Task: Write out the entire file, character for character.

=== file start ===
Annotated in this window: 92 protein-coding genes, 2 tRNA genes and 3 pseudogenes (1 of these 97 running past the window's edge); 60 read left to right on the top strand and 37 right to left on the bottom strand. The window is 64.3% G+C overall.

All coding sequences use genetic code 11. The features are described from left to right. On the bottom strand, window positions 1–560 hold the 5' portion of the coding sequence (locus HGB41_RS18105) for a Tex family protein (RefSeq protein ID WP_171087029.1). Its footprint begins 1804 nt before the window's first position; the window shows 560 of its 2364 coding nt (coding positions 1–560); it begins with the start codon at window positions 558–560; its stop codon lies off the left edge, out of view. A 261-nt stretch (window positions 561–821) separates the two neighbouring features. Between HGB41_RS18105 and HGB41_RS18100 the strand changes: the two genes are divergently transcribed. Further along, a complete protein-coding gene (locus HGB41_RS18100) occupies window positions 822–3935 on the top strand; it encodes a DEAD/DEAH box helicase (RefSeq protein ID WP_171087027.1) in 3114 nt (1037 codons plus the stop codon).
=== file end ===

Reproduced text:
Annotated in this window: 92 protein-coding genes, 2 tRNA genes and 3 pseudogenes (1 of these 97 running past the window's edge); 60 read left to right on the top strand and 37 right to left on the bottom strand. The window is 64.3% G+C overall.

All coding sequences use genetic code 11. The features are described from left to right. On the bottom strand, window positions 1–560 hold the 5' portion of the coding sequence (locus HGB41_RS18105) for a Tex family protein (RefSeq protein ID WP_171087029.1). Its footprint begins 1804 nt before the window's first position; the window shows 560 of its 2364 coding nt (coding positions 1–560); it begins with the start codon at window positions 558–560; its stop codon lies off the left edge, out of view. A 261-nt stretch (window positions 561–821) separates the two neighbouring features. Between HGB41_RS18105 and HGB41_RS18100 the strand changes: the two genes are divergently transcribed. Further along, a complete protein-coding gene (locus HGB41_RS18100) occupies window positions 822–3935 on the top strand; it encodes a DEAD/DEAH box helicase (RefSeq protein ID WP_171087027.1) in 3114 nt (1037 codons plus the stop codon).